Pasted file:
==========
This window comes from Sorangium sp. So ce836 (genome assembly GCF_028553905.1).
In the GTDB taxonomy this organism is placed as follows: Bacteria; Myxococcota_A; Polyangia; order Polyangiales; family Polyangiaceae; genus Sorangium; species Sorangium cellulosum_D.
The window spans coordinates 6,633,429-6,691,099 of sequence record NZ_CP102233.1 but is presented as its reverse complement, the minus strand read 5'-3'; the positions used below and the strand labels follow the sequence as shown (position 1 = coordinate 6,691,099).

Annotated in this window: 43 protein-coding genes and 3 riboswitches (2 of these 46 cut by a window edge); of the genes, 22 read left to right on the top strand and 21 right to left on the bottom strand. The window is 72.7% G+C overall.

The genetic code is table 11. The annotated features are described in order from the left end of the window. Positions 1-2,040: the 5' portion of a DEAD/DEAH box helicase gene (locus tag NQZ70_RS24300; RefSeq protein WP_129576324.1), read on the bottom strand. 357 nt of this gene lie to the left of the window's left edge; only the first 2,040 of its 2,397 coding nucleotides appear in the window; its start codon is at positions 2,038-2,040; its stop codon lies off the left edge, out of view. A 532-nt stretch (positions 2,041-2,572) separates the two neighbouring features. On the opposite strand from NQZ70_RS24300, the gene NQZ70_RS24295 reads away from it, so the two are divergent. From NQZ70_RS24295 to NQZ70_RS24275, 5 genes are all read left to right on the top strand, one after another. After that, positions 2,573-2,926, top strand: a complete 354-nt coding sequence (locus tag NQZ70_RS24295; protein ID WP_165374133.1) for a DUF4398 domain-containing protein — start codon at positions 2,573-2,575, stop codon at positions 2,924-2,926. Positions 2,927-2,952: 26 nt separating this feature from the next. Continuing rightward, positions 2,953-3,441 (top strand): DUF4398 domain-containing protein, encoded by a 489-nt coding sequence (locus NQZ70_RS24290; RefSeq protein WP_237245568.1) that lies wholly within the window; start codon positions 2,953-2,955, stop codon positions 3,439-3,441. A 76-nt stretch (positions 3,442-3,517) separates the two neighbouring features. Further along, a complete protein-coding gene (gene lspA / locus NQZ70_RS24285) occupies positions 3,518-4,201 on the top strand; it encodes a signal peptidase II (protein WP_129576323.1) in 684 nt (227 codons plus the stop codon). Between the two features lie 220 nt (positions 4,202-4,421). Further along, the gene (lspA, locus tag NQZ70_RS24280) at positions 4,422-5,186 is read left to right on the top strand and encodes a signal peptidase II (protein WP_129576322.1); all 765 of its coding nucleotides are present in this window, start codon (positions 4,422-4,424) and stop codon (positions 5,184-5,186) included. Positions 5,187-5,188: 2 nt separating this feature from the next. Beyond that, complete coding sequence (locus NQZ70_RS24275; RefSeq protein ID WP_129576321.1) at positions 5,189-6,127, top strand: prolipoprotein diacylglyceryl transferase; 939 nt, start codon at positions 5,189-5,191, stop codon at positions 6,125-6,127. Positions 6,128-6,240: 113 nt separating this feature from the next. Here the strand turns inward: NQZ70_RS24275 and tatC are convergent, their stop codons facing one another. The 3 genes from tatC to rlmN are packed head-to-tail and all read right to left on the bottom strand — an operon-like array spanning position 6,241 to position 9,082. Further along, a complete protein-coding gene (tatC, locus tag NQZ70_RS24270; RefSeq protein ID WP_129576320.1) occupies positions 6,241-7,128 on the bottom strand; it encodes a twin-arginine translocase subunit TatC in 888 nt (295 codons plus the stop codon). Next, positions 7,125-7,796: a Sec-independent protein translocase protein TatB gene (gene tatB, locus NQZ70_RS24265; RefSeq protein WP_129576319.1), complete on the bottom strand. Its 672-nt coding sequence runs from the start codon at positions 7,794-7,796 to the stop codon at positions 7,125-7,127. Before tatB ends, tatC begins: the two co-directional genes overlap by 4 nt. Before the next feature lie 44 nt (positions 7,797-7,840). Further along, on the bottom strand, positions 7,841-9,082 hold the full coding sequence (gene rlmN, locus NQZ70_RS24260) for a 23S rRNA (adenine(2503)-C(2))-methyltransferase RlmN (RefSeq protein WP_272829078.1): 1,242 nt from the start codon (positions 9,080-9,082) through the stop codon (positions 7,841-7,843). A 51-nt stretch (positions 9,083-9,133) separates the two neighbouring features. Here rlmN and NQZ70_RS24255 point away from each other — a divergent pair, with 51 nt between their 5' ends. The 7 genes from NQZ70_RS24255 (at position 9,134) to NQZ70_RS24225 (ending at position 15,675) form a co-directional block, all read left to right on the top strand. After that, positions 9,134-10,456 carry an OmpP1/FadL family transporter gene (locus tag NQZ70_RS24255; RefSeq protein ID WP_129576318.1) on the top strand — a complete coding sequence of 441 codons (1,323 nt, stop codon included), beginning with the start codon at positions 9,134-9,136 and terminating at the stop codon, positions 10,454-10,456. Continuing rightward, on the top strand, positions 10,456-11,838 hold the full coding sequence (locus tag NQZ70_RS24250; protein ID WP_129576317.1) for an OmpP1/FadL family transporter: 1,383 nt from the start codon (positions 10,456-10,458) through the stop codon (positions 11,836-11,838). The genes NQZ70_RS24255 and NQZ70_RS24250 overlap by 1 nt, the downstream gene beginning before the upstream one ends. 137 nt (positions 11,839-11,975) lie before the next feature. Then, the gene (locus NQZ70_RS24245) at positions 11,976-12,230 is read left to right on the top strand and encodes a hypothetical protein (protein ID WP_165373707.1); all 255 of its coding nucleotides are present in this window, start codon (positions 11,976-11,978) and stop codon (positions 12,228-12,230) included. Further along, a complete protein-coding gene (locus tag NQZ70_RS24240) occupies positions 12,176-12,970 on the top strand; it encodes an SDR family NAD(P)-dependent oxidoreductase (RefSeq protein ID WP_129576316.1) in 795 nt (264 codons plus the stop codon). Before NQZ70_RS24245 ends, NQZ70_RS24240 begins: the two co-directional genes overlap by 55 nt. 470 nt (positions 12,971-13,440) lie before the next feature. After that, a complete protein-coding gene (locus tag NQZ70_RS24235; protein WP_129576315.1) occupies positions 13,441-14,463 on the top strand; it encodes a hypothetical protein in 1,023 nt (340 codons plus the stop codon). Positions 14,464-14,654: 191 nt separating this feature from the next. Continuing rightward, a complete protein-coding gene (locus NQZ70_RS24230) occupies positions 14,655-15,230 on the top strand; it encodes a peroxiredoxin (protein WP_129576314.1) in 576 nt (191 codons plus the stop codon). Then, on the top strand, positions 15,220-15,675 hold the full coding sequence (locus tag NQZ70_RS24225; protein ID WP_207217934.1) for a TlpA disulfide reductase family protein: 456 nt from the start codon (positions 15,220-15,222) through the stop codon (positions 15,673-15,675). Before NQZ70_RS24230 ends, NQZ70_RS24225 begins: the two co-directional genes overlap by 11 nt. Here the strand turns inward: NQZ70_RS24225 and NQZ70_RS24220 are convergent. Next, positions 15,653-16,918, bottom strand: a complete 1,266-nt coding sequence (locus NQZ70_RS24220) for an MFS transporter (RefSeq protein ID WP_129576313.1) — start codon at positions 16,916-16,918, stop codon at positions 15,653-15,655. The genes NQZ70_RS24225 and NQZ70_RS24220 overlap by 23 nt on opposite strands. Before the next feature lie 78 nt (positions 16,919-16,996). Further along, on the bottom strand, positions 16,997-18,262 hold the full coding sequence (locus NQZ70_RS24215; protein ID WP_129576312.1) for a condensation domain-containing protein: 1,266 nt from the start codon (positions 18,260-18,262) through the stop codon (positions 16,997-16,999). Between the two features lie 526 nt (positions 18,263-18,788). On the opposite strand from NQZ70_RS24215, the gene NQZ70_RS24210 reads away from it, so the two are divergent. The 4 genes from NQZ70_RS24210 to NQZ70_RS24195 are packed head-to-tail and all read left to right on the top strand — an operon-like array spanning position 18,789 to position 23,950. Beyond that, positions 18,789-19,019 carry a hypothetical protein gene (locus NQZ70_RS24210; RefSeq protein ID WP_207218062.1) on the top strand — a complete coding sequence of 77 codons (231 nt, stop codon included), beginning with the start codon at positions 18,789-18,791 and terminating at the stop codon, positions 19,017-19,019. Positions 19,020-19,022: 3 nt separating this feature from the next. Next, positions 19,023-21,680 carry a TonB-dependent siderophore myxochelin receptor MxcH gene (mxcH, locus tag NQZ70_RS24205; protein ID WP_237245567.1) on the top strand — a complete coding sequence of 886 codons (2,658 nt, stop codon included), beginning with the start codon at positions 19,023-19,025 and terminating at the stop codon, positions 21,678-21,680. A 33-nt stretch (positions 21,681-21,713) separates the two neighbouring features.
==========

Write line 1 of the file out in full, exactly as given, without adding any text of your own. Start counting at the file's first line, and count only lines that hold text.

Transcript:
This window comes from Sorangium sp. So ce836 (genome assembly GCF_028553905.1).